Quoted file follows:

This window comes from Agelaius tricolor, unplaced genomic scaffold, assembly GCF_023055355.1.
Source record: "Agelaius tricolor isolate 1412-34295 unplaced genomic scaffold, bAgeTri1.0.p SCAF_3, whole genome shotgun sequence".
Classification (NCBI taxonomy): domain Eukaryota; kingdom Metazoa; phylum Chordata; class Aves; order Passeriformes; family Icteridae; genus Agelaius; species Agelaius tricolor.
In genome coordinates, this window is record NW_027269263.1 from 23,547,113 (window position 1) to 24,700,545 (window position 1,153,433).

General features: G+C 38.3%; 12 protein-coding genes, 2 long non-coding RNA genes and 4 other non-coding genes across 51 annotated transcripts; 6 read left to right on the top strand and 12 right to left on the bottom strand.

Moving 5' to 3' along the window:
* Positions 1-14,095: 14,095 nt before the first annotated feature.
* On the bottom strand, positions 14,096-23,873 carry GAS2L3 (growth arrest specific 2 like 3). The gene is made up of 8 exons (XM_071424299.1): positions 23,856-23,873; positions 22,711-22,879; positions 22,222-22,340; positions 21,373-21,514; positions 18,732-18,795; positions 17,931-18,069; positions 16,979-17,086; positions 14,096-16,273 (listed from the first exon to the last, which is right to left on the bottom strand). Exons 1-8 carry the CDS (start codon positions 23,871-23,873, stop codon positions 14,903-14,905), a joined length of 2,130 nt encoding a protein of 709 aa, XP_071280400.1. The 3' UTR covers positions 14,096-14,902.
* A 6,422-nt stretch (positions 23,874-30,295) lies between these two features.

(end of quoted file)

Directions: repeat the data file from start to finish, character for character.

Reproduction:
This window comes from Agelaius tricolor, unplaced genomic scaffold, assembly GCF_023055355.1.
Source record: "Agelaius tricolor isolate 1412-34295 unplaced genomic scaffold, bAgeTri1.0.p SCAF_3, whole genome shotgun sequence".
Classification (NCBI taxonomy): domain Eukaryota; kingdom Metazoa; phylum Chordata; class Aves; order Passeriformes; family Icteridae; genus Agelaius; species Agelaius tricolor.
In genome coordinates, this window is record NW_027269263.1 from 23,547,113 (window position 1) to 24,700,545 (window position 1,153,433).

General features: G+C 38.3%; 12 protein-coding genes, 2 long non-coding RNA genes and 4 other non-coding genes across 51 annotated transcripts; 6 read left to right on the top strand and 12 right to left on the bottom strand.

Moving 5' to 3' along the window:
* Positions 1-14,095: 14,095 nt before the first annotated feature.
* On the bottom strand, positions 14,096-23,873 carry GAS2L3 (growth arrest specific 2 like 3). The gene is made up of 8 exons (XM_071424299.1): positions 23,856-23,873; positions 22,711-22,879; positions 22,222-22,340; positions 21,373-21,514; positions 18,732-18,795; positions 17,931-18,069; positions 16,979-17,086; positions 14,096-16,273 (listed from the first exon to the last, which is right to left on the bottom strand). Exons 1-8 carry the CDS (start codon positions 23,871-23,873, stop codon positions 14,903-14,905), a joined length of 2,130 nt encoding a protein of 709 aa, XP_071280400.1. The 3' UTR covers positions 14,096-14,902.
* A 6,422-nt stretch (positions 23,874-30,295) lies between these two features.